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The British elections: A minority government

The British parliamentary elections that will be held on 7 May could lead to a minority government. No party is confident to receive the majority, which is 326 seats out of 650

Said Shehata , Wednesday 6 May 2015
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The Conservative party denied the Liberal Democrats’ claim that David Cameron admitted in a private conversation that he would not win the majority. However, polls and debates in the last few days before the elections confirm speculations of the inability of any party to win a majority. Therefore, there will be two scenarios, either a coalition (a hung parliament), as what happened in 2010 between the conservative and Liberal Democrats parties, or a minority government.

It is difficult to think of a repeat of what happened in 2010 between the two parties, but if there is a coalition, it will be between those two parties. Nick Clegg, the Liberal Democrats leader, recently said he would initially talk exclusively to the party leader with the biggest mandate. There are many reasons why this scenario may take place. First, the Liberal Democrats might change their mind regarding the referendum on the EU if reforms are achieved and the results of this referendum are in favor of remaining in the union. However, Nick Clegg may not want to risk his credibility once again after breaking his promise on university tuition fees. Second, the United Kingdom Independence Party (UKIP) is not going to get the required seats to form a coalition with the Conservative party.

While the issues of immigration and migration are one of the main reasons for the rising star of UKIP, the party has not achieved momentum lately before the elections. UKIP will get more seats but not enough to replace the Liberal Democrats as a potential partner with the Conservative party. UKIP is only known for its stand on immigration and its views on public services, but has no other policies to attract a wider circle of voters.

Third, the Labour party excluded the possibility of forming any coalition with the Scottish National Party (SNP). Ed Miliband, the Labour Party leader, in the BBC Question Time programme on 30 April, pledged not to do any deal with the SNP and said he would rather be in opposition than to form a coalition with them. It should be noted that the UK has witnessed five coalition governments in the twentieth century.

A minority government is the likely outcome of this election. David Cameron faced difficulties during his first five years as a prime minister dealing with Nick Clegg. He expressed the need for a sole majority to implement his programme without having to compromise with any party. He said during the 30th April Question Time programme that “I'm going to spend the next seven days flat out for victory... rather than have the manifesto bartered away in a dark room with Nick Clegg or someone".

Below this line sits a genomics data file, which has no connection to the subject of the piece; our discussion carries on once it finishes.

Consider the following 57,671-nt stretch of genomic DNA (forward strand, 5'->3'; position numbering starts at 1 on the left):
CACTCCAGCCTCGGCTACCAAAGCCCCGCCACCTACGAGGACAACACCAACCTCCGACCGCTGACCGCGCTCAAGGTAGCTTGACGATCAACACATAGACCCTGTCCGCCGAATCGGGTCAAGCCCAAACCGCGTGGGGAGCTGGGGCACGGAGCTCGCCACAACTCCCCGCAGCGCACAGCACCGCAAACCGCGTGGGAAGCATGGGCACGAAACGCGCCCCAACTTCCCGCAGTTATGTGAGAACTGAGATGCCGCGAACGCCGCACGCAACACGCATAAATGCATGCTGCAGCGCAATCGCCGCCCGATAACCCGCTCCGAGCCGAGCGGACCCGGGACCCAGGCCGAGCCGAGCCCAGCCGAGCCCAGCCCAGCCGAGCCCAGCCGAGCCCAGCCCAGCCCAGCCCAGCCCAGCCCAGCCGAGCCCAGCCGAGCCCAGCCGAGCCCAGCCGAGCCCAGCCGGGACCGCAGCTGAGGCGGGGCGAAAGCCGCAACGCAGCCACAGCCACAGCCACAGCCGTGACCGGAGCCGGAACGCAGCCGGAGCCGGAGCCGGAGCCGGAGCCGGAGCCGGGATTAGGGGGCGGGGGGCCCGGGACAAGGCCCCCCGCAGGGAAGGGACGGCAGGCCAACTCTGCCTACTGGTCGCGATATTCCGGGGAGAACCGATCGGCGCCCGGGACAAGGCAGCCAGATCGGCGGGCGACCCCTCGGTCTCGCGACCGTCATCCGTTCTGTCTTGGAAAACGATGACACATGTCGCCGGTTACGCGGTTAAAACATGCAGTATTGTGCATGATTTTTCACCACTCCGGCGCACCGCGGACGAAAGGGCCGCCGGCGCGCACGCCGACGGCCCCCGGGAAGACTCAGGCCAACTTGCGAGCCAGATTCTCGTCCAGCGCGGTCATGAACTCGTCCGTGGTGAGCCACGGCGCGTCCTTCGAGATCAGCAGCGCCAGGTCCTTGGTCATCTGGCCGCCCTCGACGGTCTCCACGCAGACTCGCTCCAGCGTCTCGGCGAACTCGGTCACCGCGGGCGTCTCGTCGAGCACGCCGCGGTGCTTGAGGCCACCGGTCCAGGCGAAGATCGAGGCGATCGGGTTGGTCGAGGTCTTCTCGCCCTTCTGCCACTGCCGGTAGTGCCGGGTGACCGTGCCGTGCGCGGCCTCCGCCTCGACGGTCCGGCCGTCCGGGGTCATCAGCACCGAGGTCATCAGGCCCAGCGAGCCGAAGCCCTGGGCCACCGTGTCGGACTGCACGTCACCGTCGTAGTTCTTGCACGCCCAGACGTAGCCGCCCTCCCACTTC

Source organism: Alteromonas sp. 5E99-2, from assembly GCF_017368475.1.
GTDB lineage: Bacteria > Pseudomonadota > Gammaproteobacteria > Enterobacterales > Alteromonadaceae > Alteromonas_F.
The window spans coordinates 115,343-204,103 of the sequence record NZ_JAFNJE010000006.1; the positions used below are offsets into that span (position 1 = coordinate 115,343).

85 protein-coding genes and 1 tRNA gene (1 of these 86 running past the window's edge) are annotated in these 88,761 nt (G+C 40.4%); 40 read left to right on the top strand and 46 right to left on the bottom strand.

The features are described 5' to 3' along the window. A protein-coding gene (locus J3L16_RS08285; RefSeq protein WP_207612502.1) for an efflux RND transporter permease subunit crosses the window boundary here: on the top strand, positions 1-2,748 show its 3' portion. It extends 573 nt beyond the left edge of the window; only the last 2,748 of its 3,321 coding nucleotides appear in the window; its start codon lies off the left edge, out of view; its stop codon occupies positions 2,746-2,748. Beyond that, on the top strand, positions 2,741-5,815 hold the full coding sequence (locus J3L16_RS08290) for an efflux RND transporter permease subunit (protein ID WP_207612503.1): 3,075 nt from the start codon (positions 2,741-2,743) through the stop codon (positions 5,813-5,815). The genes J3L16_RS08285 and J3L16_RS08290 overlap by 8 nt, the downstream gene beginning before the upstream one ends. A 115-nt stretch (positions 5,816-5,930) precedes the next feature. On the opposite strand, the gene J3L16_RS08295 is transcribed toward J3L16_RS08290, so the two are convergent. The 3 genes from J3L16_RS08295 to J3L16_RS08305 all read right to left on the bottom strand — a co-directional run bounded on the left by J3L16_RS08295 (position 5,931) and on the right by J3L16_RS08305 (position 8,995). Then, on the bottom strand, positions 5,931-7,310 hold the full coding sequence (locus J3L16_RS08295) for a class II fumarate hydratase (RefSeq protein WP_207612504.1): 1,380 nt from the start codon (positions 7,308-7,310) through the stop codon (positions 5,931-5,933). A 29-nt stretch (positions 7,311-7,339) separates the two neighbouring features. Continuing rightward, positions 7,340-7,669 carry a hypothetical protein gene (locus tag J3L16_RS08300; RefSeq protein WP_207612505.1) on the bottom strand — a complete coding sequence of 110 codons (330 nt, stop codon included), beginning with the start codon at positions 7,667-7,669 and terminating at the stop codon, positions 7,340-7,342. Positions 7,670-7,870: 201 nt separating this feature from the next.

David Cameron might benefit from history if he looks at what happened when Harold Wilson of Labour composed a minority government in 1974 for 10 months. After, Wilson called for an election and Labour won the majority. It is not a long-term solution because of the difficulties involved in passing bills through the House of Commons. It takes time and effort to pass any bill if a government has no majority in the parliament. Therefore, Cameron might do the same, hoping that elections in a years time could secure a majority for him. Many things could happen during the year to help him to win majority, such as a reformed EU or an improvement in the National Health Service (NHS). This scenario applies to Ed Miliband, since the race is neck and neck between the Labour and Conservative parties.

Finally, here are some final remarks about this election:

The Conservative party will win more seats than Labour because the economy improved under Cameron compared to under the last Labour government. In addition, Ed Miliband seems to concede under pressure. For example, when he was asked about any deal between the SNP, he categorically excluded it. However, he could have left the door open by saying any deal with the SNP would not come at the expense of the country's unity.

On the contrary, Cameron seems more experienced when giving answers and polls were in his favour after the Question Time Programme. In addition, Cameron repeatedly mentioned his pledge for a referendum on the EU. He said, “I will not lead a government that doesn’t have that referendum in law and carried out.” This is an important issue for voters in the UK and could help Cameron win some more seats.

Moreover, an increase in voter turnout in this election will be seen, because of the issues at stake, such as the NHS, tax, employment and immigration. Ordinary people will be motivated to have their say to protect their interests. The heat about migrants- especially from Eastern Europe- and pressure on schools, hospitals and housing will be an added factor to vote this time.

Furthermore, it should be noted the absence of any debate about Arabs in the lead up to this election as there has been in the past.

The writer is a political analyst.

 

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